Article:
Microsoft Stores had always been a great way to experience the company’s latest products. You could have walked right into a physical store, played with a Surface or Xbox, and then purchased one right on the spot. And, if you later suffered from device failures or other technical problems, you would have had the support of the Microsoft Answer Desk to help you out.
That experience, though, is now changing. As someone who once frequented the Flagship 5th Ave Microsoft Store in New York City, I now have one lingering thought. With Microsoft Stores shutting down, service options for Surface devices will be limited — so will it impact sales or make Surface devices a risky buy?
No more friendly Microsoft Store helpers
Going back to the start, one of the benefits of physical Microsoft Stores was the in-store service. If your Surface or Microsoft Product went bad, you could have scheduled an appointment online, go into the store, and meet someone face to face to resolve your problem.
Even if you didn’t have an issue, but curious about Surface, you could have still chatted with someone in the store, and have them find you the right PC for you. Microsoft Store employees were truly respectable, knew how to help, and had the patience and people skills to walk you through your issues or curiosity.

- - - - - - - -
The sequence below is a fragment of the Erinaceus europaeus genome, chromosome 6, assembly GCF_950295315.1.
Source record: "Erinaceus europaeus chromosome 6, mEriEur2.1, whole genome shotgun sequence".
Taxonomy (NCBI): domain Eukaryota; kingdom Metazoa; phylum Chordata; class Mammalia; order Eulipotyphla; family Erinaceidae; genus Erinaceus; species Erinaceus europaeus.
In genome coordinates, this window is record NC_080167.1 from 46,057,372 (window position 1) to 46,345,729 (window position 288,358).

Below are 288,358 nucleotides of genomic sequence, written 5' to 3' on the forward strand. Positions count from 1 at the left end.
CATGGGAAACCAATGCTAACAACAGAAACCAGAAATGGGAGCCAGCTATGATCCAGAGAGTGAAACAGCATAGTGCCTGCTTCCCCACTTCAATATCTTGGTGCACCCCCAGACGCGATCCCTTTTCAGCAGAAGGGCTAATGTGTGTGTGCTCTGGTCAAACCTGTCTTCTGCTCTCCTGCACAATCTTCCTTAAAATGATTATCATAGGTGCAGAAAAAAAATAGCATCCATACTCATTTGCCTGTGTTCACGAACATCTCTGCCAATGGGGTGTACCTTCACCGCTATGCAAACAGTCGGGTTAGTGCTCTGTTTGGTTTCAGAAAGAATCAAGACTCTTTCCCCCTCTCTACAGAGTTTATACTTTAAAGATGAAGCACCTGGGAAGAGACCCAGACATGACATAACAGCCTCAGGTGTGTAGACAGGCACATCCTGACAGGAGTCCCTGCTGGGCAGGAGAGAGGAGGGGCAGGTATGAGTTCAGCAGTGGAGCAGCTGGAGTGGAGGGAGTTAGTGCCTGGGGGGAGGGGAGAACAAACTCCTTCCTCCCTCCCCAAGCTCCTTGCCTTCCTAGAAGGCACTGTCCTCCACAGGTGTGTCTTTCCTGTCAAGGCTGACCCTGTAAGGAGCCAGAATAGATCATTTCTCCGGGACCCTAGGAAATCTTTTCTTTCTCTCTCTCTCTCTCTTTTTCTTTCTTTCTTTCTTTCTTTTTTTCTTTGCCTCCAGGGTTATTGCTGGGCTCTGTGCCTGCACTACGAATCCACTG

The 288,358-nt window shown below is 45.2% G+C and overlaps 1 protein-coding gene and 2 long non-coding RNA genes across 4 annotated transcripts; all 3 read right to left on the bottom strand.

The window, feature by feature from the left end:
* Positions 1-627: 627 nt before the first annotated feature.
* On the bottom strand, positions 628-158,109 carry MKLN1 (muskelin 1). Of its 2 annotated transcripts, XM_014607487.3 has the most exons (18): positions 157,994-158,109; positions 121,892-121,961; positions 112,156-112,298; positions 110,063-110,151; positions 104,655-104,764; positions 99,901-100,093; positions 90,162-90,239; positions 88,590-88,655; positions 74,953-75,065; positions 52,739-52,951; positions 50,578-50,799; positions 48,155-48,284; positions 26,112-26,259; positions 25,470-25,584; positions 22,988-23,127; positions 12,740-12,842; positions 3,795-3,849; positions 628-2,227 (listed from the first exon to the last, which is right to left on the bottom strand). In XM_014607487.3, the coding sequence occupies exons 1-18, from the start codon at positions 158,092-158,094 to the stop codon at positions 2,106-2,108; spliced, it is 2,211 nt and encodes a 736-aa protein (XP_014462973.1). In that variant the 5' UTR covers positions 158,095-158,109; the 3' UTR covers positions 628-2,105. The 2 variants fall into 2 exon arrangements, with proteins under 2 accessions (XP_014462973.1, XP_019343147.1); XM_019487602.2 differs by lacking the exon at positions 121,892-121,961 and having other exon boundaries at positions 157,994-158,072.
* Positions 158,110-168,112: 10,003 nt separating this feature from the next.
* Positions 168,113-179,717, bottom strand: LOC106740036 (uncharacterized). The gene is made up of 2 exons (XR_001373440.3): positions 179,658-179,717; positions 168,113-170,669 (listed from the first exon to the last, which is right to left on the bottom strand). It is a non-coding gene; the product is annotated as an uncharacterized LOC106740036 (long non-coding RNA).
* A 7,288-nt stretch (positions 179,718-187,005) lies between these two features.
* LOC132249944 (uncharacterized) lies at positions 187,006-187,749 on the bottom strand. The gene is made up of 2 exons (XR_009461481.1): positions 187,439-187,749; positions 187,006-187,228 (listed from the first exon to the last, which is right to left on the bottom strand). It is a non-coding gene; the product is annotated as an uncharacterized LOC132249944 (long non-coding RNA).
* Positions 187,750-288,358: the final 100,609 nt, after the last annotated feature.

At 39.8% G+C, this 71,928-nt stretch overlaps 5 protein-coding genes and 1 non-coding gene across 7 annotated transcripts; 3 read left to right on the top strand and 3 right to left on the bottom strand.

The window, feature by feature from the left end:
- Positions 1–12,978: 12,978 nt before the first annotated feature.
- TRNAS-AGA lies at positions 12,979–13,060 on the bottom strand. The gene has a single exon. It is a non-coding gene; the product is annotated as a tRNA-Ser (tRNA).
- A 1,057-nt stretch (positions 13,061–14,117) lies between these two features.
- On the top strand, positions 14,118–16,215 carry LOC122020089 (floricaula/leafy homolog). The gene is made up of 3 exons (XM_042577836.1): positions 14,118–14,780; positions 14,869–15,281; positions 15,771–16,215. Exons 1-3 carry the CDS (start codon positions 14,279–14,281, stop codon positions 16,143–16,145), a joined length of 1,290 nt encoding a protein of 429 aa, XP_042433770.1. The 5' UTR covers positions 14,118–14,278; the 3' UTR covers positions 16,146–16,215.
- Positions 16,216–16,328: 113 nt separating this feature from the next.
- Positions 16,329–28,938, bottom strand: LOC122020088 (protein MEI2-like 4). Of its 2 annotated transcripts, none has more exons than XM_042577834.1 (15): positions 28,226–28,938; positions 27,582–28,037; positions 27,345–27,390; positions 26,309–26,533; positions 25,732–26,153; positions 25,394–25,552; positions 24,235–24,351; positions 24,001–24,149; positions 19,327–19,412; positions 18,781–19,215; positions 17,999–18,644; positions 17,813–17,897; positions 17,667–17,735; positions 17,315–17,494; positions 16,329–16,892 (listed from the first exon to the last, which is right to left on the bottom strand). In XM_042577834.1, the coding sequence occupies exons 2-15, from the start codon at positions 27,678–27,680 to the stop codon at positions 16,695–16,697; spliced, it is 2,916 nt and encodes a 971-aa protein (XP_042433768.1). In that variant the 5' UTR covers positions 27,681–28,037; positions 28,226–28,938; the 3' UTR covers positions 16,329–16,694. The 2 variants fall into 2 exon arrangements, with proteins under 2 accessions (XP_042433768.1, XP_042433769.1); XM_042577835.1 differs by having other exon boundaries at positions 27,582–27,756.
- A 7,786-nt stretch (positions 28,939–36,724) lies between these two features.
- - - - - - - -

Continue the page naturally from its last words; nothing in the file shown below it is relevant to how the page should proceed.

It’s something I experienced many times. My Surface Pro 4 suffered from Flickergate, and an employee in the Microsoft Store walked me through the process of replacing it (for free) with a Surface Pro 2017 model. When I wasn’t happy with the Surface Pro X, I walked into the Microsoft Store, spoke with an associate about why I didn’t like it and he helped/suggested me to exchange it for a Surface Laptop 3, which is now my daily driver. Finally, after returning home from a vacation in Los Angeles, my Surface Headphones stopped working. I walked right into the store and got a free replacement with almost no questions asked.
Microsoft came through. @MicrosoftStore and @MicrosoftHelps is best. Support staff knew what my issue was & exchanged for a new one without asking unnecessary questions. In and out with new headphones in less than 5 mins. Too bad the trip there takes an hour. 😂 pic.twitter.com/dkvVDQPpbz
— Arif Bacchus (@abacjourn) July 12, 2019
In all three of these situations, the physical Microsoft Store was there to help me. I didn’t have to mail in a device, wait weeks to get it back, or deal with people on a phone call or chat. I got the service I needed, right away, and came out as a happy customer. Not to mention, there were also cool demos of Microsoft products in the store, like HoloLens, and Surface Hub 2 to keep me engaged with Microsoft experiences.
While it is true that some Flagship Microsoft Store locations in London, NYC, Sydney, and Redmond campus will retain this customer experience, this still isn’t something that everyone will be able to experience. From what we know, these will only be at flagship stores, and Microsoft will instead train Microsoft Store employees from other store locations to do remote service.